Home News David Tua is Back, but How Far Can he Go?

David Tua is Back, but How Far Can he Go?

David “The Tuamanator” Tua is back, with all his contractual difficulties behind him and campaigning as an active heavyweight on the comeback trail. The 37 year old slugger from New Zealand demolished local contender Shane Cameron in September 2009, and followed that up with another big points win in March 2010. Now he is scheduled to return to the United States and fight journeyman Monte Barrett in Atlantic City in July.

Tua should have no problems getting past Barrett. Power is always the last thing to desert a fighter, and Tua was without question the hardest puncher in the heavyweight division during the 1990s. Barrett is a fighter who never even made it into the rankings as a fringe contender, and was largely immobile even before reaching the age of 39. He will be a sitting duck for Tua’s wrecking ball of a left hook, and unless he covers up and tries to survive, Tua should get him out of there in short order. That is no doubt what Tua’s management intended by selecting Barrett for the US debut of Tua’s comeback in the first place.

After Barrett, what next? A fight or two with a fringe contender no doubt, but in the middle term Tua’s comeback looks set to stall if he takes on a Klitschko. Although always a powerful, durable fighter with fast hands, Tua was also vulnerable to being out-boxed. The version of Tua that fought a phone booth war with Ike Ibeabuchi and set a record for the most punches thrown in a heavyweight fight had fewer problems with this sort of thing, since his superb conditioning allowed him to apply continuous pressure. It is doubtful that a 37 year old Tua can get back into that kind of shape, even though he looked trim at 240 lbs. There is little doubt that either Klitschko would be able to do to Tua what Lennox Lewis did – use height, reach, movement and a stiff jab to keep Tua from getting close enough to unload. Tua would earn a big payday, but would never be competitive in such an encounter.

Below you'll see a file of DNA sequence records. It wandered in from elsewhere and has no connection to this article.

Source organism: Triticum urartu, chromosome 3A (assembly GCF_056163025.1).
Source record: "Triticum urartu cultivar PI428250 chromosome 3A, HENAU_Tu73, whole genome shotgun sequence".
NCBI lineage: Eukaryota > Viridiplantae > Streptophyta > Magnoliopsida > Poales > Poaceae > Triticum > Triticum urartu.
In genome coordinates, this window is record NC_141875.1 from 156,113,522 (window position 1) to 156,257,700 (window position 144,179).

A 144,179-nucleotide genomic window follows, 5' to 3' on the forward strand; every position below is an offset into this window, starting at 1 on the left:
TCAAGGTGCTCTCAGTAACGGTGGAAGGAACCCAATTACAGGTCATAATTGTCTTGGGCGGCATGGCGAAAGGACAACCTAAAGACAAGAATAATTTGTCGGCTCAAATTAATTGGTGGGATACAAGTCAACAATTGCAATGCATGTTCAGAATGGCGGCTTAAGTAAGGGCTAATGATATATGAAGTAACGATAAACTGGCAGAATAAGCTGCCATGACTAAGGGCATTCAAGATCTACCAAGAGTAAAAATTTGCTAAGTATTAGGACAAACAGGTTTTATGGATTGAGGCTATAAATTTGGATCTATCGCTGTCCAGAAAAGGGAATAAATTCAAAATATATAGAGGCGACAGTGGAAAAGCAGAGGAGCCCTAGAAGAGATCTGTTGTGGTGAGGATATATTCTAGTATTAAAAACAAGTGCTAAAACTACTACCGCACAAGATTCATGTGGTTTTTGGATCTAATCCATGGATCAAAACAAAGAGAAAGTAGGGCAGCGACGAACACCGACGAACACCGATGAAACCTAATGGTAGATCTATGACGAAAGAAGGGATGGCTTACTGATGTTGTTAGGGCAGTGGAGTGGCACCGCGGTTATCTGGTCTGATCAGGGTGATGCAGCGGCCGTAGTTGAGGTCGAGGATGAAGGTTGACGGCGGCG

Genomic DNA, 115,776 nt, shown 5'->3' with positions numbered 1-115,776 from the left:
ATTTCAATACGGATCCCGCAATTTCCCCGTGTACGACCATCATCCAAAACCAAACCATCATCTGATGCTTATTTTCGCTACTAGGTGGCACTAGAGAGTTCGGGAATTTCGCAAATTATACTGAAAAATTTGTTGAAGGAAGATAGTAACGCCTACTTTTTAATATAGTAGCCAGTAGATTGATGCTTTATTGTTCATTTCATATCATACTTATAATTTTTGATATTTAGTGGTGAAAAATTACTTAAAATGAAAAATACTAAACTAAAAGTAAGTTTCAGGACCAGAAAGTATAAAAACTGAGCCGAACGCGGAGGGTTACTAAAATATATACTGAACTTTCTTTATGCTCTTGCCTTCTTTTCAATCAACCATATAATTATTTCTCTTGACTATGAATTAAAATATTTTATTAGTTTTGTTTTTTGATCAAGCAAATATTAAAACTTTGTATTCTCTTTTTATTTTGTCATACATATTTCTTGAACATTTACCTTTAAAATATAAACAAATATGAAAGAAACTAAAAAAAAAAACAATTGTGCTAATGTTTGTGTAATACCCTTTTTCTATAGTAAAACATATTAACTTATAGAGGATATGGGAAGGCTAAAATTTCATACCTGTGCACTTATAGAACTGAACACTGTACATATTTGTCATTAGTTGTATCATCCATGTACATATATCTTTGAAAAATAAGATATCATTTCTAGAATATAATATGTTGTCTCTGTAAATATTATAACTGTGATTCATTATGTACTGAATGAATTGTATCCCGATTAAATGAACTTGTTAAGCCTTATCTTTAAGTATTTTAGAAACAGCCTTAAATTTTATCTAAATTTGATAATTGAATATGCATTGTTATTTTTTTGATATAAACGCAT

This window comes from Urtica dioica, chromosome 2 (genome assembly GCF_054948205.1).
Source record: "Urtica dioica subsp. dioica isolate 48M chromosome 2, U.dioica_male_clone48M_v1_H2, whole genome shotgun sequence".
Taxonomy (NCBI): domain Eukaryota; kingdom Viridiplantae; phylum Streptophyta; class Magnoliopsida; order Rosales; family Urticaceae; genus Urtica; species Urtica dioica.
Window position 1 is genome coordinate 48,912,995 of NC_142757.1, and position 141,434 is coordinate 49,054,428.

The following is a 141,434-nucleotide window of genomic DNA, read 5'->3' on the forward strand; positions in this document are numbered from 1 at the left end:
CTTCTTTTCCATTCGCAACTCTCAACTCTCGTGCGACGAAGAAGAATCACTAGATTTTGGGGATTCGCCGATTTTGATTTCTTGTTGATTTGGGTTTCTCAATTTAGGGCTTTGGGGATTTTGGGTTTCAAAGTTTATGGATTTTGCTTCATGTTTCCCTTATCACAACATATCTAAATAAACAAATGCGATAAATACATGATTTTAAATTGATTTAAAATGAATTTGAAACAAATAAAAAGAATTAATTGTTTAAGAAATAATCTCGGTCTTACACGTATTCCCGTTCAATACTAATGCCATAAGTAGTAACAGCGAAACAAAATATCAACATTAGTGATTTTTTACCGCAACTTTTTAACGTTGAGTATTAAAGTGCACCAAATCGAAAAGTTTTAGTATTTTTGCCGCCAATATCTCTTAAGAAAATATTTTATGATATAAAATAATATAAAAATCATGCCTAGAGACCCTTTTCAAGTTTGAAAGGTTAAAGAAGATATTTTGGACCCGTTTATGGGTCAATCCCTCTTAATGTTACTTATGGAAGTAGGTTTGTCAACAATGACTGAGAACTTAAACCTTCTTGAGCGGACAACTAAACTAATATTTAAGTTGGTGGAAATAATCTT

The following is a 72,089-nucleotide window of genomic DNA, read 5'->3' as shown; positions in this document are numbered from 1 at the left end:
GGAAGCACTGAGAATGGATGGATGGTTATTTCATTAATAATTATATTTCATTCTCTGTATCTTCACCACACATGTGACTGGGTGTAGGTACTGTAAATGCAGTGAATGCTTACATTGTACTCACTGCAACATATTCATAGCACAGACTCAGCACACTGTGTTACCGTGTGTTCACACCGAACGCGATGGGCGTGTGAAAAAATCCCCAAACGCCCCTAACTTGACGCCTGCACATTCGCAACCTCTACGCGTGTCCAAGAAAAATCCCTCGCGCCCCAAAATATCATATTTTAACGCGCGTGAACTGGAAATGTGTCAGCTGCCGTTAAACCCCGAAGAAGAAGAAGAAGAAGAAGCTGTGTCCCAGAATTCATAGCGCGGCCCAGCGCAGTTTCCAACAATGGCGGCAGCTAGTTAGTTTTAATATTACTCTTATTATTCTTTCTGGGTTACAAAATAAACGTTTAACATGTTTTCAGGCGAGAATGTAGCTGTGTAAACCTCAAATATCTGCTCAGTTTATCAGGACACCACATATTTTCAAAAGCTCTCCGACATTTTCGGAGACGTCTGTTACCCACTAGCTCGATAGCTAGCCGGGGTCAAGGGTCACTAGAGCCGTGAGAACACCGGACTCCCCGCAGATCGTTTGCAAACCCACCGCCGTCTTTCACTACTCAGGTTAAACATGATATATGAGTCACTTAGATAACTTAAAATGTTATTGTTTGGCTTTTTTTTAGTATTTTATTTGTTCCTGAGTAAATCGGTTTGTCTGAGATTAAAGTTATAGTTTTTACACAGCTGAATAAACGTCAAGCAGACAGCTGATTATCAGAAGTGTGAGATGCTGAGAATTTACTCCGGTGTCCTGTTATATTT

What about David Haye? Tua could beat Haye. Out-boxing Tua is not as easy as it looks, and doing so requires one of two things. One is an enormous height and reach advantage, ala Lewis. Being a normal heavyweight isn’t enough, as even long-armed Hasim Rahman knows. The other is a substantial advantage in speed and plenty of slick boxing skill, as defensive wizard Chris Byrd showed. Haye is fast, but he isn’t a master boxer like Byrd. Nor is he a giant like Lennox Lewis or the Klitschkos. The truth is that he would never be able to keep Tua off him for all 12 Rounds of the fight, which means eating those terminating hooks. People already wonder if Haye’s chin is suspect, and Tua’s punches break even concrete jaws apart. I am not saying Tua would win that fight, be he would pose a serious threat to the WBA Champion.

Both Haye and the Klitschkos are dancing around each other right now. Haye is the only big money fight available to the Klitschkos, while Haye seems content to wait, gather some more experience and hope that the big Ukrainians will get old and vulnerable soon. That leaves both in search of a bankable, “name” opponent. If David Tua can knock off a ranked fighter later this year, that opponent will be him. He is really the only opponent out there with any name recognition, so look for Tua to be in a heavyweight championship fight sometime in 2011.